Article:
Staying ahead of the curve with tomosynthesis

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 - mammography

Digital breast tomosynthesis is no longer just a buzzworthy technology among imaging experts; patients have gotten word and are now increasingly demanding access from their local providers.

Diagnostic imaging practice Radiology Regional Center, which has nine locations serving Southwest Florida, has always tried to stay ahead of the curve, and recently the provider upgraded its PACS technology so that it can meet these patient demands for the latest breast imaging services in a more efficient manner.

The site upgraded to the latest version of McKesson Radiology Mammography Plus™, an embedded breast imaging workflow for full field digital mammography and digital breast tomosynthesis designed to extend the McKesson Radiology™ PACS. More than a simple add-on, the Mammography Plus technology is a fully formed breast imaging system, and Katricia Rodgers CIIP, CPAS RT, PACS Administrator at Radiology Regional Center, says a major benefit of the upgrade was that it allowed the practice to remove their  dedicated mammography workstations.

“It was a difficult workflow when the mammography studies were on another application and then the rest of our images were on another application,” says Rodgers. Consolidating to one application has made her life easier as PACS Administrator and made both transfer and maintenance of images more manageable, which is important for a center performing more than 70,000 mammograms and 300,000 total exams each year.

In addition to alleviating some maintenance headaches, moving away from dedicated mammography workstations brought a major boost to the practice’s bottom line. Radiology Regional previously rented its mammography workstations, and being able to remove the rented units generated thousands in monthly savings.

Another major benefit of the McKesson Radiology Mammography Plus upgrade is a more streamlined approach to protocols, says Rodgers. Site protocols are now easier to adjust and maintain, which was not the case under the previous setup. When the practice was still using the dedicated workstations, a change to a display protocol meant copying and physically bringing the update on a USB drive to every single workstation. Now, Rodgers can make changes centrally and push them out to the practice’s 30 radiologists. “If I have to make a change, it changes it for all 30 users,” she says.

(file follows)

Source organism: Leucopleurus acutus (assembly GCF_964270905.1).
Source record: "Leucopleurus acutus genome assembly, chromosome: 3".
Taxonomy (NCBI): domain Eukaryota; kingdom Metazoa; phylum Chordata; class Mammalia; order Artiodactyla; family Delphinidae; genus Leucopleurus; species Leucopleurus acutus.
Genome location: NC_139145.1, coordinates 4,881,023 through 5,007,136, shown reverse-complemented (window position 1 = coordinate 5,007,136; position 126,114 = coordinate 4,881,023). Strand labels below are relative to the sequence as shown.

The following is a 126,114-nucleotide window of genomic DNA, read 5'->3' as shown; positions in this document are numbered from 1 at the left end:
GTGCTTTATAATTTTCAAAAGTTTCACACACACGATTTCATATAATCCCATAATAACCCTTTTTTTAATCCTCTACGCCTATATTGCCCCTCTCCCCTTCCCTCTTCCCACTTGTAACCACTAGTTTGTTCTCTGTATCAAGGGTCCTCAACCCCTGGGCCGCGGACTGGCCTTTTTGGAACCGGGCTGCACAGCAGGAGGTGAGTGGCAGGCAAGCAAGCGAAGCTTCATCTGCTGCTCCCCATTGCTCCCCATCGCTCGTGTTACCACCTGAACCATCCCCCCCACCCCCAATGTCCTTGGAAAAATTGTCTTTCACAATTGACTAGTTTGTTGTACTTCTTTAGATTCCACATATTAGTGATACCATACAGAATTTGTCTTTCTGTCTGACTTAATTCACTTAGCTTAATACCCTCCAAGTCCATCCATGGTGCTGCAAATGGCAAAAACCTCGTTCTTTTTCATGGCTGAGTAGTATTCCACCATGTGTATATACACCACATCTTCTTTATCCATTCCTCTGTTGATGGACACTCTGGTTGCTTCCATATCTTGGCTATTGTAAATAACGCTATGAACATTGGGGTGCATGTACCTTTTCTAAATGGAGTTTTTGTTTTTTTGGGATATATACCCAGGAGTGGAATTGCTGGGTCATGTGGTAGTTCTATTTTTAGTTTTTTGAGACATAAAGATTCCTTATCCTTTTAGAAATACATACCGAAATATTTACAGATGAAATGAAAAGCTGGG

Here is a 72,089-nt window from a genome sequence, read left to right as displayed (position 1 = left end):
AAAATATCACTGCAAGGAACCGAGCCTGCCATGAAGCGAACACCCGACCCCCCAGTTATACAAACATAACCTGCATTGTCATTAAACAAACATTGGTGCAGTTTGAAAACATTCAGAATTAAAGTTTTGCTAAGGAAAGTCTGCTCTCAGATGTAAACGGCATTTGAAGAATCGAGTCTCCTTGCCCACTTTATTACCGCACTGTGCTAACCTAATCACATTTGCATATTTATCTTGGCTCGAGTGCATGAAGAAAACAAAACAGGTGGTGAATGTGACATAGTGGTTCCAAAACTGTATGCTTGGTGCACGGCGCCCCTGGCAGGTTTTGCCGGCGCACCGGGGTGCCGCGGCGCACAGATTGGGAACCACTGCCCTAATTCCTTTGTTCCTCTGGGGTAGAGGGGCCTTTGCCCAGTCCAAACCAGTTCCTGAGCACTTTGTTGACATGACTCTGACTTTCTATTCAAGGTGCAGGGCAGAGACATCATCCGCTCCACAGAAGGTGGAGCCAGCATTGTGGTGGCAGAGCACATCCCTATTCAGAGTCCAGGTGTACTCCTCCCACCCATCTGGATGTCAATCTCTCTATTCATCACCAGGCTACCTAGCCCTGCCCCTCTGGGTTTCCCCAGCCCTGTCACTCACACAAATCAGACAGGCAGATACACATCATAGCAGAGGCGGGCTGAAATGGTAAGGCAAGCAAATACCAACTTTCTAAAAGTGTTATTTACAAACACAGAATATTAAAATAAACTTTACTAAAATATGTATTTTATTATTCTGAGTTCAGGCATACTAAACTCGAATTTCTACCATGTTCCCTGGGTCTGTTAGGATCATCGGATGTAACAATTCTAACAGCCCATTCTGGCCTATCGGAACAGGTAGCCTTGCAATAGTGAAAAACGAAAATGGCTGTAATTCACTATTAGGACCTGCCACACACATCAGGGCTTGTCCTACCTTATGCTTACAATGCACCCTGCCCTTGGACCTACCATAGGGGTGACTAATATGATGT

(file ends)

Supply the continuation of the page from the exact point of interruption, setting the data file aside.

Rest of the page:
Radiology Regional got plenty of help from their vendor partner McKesson along the way. “Before we went through the upgrade,” says Rodgers, “they did an assessment of our system,  of our hardware and reviewed all the specifications to make sure we would meet all those requirements helping to ensure success from the beginning.”

The practice did encounter some speed issues when viewing tomosynthesis cine loops. After an assessment, Radiology Regional recognized it needed to upgrade its bandwidth and boosted its workstation memory to 24 gigabytes.

Radiology Regional also had no problems tightly integrating the new system with the third party applications it uses. McKesson emphasizes ease of interoperability, and the practice is leveraging XML interfaces to send information to its reporting system, voice recognition and CAD system.

Implementation of the new technology was completed early in 2015, and over the last 18 months, the radiologists have gotten faster with their reads, which Rodgers credits to both the users’ growing comfort level but also the improved functionality offered by the latest version of Mammography Plus. 

“As the radiologists have gotten comfortable with the system and use it day in and day out, they’ve become faster, so their reading times have increased from when we first started,” she says.

In the end, it’s all about the patients. Equipped with the latest in workflow technology, Radiology Regional is poised to stay ahead of the pack and bring patients what they are asking for.

“We’re definitely more noticeable out in the community because we’re offering something that not everybody has,” says Rodgers.